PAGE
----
Sangma : Agitok, Am’ptomg, Koksi, Manda, Rongmitu, Rongrokgre, Snal, etc.
Marak : Chada, Chainbugong, Ka’ma, Koknal, Raksam, Rangsa, Rechil, Re’ina, etc.
Momin : Cheran, Gabil, Ga’rey, Megimggare, Mrencla, Wa’tre, etc.
Although a modernized Manda Sangma may not shrink from marrying an A’gitok Sangma, he will not think of marrying another Manda Sangma. The several Chatchis are subdivided into a large number of ma ‘chongs. As far as is known, no one has attempted to list the names of all the ma’chongs.
In the matrilineal society of the Garos, property passes from mother to daughter. Although the sons belong to the mother’s ma’chong, they cannot inherit any port ion of the maternal property. Indeed, males cannot in theory hold any property other than that acquired through their own exertions. Even this will pass on to their children through their children’s mother after they marry. Among the Garos any of the daughters, even the eldest, if there are many, may be chosen as the nokna ,or heiress, having proved her fitness to occupy this privileged position by her dutifulness to her parents. In case there are no daughters, the family can adopt any other girl, usually one having the closest blood relationship to the adoptive mother, first preference being given to one of the “non-heir” daughters (a’gate) of the woman’s sisters, who are, of course, among the closest female relations a woman can have.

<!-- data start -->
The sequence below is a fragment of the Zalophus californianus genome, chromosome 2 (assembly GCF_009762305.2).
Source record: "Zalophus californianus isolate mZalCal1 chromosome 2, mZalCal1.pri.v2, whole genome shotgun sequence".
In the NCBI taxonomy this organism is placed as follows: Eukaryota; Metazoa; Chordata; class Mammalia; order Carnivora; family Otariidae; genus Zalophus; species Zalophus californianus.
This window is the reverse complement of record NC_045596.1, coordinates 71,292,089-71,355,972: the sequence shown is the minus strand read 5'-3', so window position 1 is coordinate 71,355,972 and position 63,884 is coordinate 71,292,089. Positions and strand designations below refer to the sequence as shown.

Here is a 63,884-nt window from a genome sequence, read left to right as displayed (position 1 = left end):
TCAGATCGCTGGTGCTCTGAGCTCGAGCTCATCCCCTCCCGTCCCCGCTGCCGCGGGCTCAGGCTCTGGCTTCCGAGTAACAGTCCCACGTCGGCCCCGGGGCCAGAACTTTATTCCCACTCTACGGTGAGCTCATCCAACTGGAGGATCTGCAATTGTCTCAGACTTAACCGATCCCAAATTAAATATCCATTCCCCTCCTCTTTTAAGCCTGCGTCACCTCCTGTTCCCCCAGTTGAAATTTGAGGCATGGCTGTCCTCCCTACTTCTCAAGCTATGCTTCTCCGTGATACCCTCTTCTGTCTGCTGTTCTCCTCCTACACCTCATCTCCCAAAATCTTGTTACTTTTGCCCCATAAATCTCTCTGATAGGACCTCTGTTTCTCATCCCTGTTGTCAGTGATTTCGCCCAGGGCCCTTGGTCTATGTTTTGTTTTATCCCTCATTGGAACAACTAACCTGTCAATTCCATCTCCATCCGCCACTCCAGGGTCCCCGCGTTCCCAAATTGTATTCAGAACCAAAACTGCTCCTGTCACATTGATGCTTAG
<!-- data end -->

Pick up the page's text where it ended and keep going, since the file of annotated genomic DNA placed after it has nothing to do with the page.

Inheritance of property among the Garos is generally linked with matrimonial relations, and although men may have no property to pass on, they have an important say in deciding to whom it should pass.
Marriage & Morals
As has been stated earlier, the broad divisions of Garo society, the chatchis, are traditionally exogamous. Although the restrictions are probably weakening, particularly among urban Garos or those living in cosmopolitan settings, we can say that the overwhelming majority of Garos still observe them. Even in sophisticated society, however, the harsher restrictions in regard to marriage within the same ma’chong are still scrupulously observed.